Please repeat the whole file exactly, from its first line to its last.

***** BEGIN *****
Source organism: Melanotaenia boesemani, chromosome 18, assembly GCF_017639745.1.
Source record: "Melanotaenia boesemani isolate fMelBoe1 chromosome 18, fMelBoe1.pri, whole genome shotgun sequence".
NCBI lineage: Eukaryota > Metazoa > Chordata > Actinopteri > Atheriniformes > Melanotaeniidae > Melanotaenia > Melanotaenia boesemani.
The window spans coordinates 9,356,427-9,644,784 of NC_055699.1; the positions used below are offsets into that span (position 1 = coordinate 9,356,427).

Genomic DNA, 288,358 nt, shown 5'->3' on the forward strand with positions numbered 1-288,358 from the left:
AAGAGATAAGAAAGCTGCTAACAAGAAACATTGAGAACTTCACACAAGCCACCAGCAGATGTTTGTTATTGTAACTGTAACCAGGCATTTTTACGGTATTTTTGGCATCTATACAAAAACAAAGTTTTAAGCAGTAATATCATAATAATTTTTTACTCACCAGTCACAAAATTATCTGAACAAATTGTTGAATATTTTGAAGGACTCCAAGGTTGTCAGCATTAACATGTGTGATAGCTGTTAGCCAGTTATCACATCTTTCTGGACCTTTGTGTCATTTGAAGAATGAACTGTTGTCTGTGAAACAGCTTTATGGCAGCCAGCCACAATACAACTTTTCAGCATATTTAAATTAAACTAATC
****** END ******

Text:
Source organism: Melanotaenia boesemani, chromosome 18, assembly GCF_017639745.1.
Source record: "Melanotaenia boesemani isolate fMelBoe1 chromosome 18, fMelBoe1.pri, whole genome shotgun sequence".
NCBI lineage: Eukaryota > Metazoa > Chordata > Actinopteri > Atheriniformes > Melanotaeniidae > Melanotaenia > Melanotaenia boesemani.
The window spans coordinates 9,356,427-9,644,784 of NC_055699.1; the positions used below are offsets into that span (position 1 = coordinate 9,356,427).

Genomic DNA, 288,358 nt, shown 5'->3' on the forward strand with positions numbered 1-288,358 from the left:
AAGAGATAAGAAAGCTGCTAACAAGAAACATTGAGAACTTCACACAAGCCACCAGCAGATGTTTGTTATTGTAACTGTAACCAGGCATTTTTACGGTATTTTTGGCATCTATACAAAAACAAAGTTTTAAGCAGTAATATCATAATAATTTTTTACTCACCAGTCACAAAATTATCTGAACAAATTGTTGAATATTTTGAAGGACTCCAAGGTTGTCAGCATTAACATGTGTGATAGCTGTTAGCCAGTTATCACATCTTTCTGGACCTTTGTGTCATTTGAAGAATGAACTGTTGTCTGTGAAACAGCTTTATGGCAGCCAGCCACAATACAACTTTTCAGCATATTTAAATTAAACTAATC